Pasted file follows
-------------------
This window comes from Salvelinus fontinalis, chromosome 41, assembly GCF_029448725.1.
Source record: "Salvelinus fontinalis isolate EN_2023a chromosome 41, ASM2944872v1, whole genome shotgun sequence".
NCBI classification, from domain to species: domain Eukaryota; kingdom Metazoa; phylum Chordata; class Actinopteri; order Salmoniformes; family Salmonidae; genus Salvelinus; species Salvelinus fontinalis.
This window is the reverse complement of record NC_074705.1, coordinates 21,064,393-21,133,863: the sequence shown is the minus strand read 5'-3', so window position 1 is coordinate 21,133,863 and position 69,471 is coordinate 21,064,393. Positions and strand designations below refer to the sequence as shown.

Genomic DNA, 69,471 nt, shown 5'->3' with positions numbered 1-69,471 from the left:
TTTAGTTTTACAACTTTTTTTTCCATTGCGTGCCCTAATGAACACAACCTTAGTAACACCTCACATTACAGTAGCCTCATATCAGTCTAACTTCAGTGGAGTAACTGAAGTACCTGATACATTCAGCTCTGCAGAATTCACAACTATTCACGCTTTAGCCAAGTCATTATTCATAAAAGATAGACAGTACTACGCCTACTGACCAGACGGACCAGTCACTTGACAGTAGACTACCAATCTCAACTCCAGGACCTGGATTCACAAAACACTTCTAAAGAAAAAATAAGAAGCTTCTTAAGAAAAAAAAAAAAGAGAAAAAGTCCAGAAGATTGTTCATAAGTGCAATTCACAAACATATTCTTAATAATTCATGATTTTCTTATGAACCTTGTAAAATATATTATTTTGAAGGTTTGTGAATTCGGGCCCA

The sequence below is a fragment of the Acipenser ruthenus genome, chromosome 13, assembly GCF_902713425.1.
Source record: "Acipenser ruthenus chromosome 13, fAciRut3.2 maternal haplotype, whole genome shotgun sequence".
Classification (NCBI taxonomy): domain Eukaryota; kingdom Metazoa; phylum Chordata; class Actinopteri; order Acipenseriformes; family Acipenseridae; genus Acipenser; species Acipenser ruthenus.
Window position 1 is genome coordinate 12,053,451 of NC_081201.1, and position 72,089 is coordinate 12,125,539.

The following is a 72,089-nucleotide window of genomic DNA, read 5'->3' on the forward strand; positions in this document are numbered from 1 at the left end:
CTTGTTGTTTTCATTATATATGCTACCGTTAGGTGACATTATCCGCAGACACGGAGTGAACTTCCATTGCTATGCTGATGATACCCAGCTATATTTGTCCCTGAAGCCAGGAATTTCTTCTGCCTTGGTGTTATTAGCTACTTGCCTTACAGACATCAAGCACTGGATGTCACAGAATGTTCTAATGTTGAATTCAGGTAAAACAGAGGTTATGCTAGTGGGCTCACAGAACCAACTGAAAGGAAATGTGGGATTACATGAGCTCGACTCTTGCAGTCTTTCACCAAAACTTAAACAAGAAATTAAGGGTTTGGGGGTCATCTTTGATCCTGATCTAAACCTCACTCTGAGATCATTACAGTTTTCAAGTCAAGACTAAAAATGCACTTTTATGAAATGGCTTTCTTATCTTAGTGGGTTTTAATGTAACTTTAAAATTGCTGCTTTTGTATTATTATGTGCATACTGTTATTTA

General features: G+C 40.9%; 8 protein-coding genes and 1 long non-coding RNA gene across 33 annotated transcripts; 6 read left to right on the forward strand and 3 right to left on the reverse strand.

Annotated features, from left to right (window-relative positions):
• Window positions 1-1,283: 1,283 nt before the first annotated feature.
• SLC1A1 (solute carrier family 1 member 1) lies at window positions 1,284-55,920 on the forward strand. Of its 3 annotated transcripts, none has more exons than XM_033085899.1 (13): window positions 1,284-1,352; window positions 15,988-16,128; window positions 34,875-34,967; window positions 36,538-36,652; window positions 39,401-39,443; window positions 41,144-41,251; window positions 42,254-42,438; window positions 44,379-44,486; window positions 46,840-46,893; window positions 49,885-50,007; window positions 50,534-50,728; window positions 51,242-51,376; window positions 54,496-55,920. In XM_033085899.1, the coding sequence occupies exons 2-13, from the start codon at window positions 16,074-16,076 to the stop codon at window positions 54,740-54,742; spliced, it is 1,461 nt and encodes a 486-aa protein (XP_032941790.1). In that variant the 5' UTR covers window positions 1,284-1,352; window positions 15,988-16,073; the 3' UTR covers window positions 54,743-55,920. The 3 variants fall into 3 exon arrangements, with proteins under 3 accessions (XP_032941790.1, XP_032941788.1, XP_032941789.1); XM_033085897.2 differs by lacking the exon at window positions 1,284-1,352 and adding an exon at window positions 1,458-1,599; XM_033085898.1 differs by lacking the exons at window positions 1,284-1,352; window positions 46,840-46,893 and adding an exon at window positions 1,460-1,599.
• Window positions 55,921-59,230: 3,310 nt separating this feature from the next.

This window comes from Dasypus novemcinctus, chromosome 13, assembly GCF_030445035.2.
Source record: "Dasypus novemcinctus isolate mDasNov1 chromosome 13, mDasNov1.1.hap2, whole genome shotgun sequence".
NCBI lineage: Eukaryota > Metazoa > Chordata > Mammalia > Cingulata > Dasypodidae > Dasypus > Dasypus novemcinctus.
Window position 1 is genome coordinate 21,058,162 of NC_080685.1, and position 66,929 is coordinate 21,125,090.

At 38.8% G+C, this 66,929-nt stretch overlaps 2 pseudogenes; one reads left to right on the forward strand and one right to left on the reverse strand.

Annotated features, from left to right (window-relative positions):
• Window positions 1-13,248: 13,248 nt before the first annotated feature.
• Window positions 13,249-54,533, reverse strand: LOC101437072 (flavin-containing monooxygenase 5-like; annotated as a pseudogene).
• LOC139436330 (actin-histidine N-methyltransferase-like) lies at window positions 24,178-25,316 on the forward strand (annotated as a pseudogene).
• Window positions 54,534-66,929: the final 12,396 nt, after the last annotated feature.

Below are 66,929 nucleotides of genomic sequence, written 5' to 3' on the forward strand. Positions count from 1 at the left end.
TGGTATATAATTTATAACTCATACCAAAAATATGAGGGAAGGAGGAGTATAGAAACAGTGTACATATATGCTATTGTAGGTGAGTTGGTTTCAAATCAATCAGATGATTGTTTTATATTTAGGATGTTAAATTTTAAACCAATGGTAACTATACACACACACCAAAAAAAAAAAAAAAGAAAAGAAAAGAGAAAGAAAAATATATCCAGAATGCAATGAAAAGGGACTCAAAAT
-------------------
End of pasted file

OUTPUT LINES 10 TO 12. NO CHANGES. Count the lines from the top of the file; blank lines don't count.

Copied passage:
Window position 1 is genome coordinate 12,053,451 of NC_081201.1, and position 72,089 is coordinate 12,125,539.

The following is a 72,089-nucleotide window of genomic DNA, read 5'->3' on the forward strand; positions in this document are numbered from 1 at the left end:
CTTGTTGTTTTCATTATATATGCTACCGTTAGGTGACATTATCCGCAGACACGGAGTGAACTTCCATTGCTATGCTGATGATACCCAGCTATATTTGTCCCTGAAGCCAGGAATTTCTTCTGCCTTGGTGTTATTAGCTACTTGCCTTACAGACATCAAGCACTGGATGTCACAGAATGTTCTAATGTTGAATTCAGGTAAAACAGAGGTTATGCTAGTGGGCTCACAGAACCAACTGAAAGGAAATGTGGGATTACATGAGCTCGACTCTTGCAGTCTTTCACCAAAACTTAAACAAGAAATTAAGGGTTTGGGGGTCATCTTTGATCCTGATCTAAACCTCACTCTGAGATCATTACAGTTTTCAAGTCAAGACTAAAAATGCACTTTTATGAAATGGCTTTCTTATCTTAGTGGGTTTTAATGTAACTTTAAAATTGCTGCTTTTGTATTATTATGTGCATACTGTTATTTA